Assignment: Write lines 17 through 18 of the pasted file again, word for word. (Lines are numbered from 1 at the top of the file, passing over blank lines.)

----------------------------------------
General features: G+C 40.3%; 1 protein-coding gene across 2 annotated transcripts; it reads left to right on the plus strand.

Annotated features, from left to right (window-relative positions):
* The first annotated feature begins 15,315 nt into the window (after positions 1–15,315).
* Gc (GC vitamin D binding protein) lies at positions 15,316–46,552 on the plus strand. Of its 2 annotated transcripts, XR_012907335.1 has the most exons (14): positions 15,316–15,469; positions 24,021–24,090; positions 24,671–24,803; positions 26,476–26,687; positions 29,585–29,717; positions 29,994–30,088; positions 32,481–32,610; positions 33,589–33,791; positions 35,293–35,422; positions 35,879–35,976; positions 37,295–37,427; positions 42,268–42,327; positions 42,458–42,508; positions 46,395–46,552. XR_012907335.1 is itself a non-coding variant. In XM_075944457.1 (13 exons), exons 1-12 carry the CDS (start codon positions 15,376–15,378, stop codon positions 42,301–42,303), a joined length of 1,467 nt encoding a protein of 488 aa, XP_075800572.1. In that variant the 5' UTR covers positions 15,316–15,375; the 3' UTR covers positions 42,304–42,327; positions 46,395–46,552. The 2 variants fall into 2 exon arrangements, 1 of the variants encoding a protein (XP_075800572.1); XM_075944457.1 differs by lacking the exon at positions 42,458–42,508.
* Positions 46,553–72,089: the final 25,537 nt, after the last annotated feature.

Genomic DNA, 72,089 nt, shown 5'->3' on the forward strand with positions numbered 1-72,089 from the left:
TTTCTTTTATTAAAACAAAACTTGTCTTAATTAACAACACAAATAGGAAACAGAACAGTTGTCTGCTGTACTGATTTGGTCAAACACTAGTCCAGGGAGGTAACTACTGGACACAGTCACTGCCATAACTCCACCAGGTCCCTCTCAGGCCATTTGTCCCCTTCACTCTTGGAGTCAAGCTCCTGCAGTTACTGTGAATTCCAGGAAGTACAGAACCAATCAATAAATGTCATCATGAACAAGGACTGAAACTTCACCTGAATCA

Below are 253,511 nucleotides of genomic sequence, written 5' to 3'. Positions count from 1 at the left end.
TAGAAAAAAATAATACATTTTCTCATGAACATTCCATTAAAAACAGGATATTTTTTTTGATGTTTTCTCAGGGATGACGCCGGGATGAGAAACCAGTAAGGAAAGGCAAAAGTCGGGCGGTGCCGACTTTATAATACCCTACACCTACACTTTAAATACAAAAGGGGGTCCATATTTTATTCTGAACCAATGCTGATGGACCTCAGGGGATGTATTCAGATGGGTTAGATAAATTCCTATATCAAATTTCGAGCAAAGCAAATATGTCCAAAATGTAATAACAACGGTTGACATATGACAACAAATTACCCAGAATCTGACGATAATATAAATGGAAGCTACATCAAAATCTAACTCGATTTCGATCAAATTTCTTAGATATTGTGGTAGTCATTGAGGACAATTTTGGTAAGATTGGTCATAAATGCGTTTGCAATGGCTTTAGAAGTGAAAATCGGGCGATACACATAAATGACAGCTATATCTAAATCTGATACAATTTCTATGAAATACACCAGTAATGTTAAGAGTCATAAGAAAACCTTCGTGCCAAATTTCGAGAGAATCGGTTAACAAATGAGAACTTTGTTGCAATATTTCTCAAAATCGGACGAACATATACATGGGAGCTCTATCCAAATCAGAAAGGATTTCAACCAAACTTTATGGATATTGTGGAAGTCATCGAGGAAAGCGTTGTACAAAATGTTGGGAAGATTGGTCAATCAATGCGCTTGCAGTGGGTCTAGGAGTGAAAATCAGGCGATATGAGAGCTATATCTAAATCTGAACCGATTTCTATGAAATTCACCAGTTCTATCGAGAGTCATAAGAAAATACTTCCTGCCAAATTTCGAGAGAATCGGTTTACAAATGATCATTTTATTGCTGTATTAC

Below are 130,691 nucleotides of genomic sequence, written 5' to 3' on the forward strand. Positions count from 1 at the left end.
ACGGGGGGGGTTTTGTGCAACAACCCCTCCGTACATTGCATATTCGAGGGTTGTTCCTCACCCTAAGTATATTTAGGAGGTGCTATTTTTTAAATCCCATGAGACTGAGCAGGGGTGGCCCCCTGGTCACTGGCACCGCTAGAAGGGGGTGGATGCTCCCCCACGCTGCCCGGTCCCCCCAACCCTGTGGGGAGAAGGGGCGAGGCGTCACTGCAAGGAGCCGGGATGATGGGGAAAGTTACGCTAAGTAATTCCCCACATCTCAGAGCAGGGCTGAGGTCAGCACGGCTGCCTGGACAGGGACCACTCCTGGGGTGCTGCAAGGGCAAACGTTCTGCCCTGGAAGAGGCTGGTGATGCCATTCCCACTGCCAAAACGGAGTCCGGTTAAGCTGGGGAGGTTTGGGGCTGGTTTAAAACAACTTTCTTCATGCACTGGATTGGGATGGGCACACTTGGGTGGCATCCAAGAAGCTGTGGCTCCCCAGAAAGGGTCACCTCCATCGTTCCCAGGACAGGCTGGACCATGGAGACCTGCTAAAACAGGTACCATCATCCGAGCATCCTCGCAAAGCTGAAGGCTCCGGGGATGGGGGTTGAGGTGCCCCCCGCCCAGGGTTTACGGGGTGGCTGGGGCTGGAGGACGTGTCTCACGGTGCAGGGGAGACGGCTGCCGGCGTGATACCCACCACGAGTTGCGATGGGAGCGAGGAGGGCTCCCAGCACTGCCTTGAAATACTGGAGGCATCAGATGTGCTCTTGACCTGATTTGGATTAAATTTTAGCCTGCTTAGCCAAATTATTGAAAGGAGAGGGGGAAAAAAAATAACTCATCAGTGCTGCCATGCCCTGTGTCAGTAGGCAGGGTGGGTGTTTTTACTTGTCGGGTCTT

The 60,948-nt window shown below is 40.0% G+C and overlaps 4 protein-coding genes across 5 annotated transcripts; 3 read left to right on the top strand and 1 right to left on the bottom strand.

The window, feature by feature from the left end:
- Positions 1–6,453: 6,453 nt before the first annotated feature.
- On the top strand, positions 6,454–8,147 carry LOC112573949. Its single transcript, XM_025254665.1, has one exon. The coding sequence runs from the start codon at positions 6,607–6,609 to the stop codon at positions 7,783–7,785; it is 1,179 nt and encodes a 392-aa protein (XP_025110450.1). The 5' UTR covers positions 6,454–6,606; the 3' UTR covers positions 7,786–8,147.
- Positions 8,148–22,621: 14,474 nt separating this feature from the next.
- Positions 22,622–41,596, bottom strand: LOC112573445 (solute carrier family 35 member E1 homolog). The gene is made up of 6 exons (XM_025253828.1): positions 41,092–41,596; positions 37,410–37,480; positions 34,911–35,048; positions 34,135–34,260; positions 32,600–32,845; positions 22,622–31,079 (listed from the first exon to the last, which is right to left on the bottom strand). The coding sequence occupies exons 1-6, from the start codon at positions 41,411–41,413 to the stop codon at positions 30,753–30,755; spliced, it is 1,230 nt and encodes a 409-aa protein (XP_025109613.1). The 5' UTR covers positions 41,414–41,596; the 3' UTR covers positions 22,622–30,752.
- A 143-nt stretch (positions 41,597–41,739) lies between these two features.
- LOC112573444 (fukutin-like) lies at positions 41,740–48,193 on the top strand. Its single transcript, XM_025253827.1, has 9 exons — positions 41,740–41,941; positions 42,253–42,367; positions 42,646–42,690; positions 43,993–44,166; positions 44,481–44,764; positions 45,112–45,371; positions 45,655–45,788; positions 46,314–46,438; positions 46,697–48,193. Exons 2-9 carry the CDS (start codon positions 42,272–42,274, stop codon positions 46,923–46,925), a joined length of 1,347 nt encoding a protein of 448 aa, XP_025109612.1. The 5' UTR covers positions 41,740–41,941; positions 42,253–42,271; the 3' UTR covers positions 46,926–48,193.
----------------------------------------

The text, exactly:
- Positions 22,622–41,596, bottom strand: LOC112573445 (solute carrier family 35 member E1 homolog). The gene is made up of 6 exons (XM_025253828.1): positions 41,092–41,596; positions 37,410–37,480; positions 34,911–35,048; positions 34,135–34,260; positions 32,600–32,845; positions 22,622–31,079 (listed from the first exon to the last, which is right to left on the bottom strand). The coding sequence occupies exons 1-6, from the start codon at positions 41,411–41,413 to the stop codon at positions 30,753–30,755; spliced, it is 1,230 nt and encodes a 409-aa protein (XP_025109613.1). The 5' UTR covers positions 41,414–41,596; the 3' UTR covers positions 22,622–30,752.
- A 143-nt stretch (positions 41,597–41,739) lies between these two features.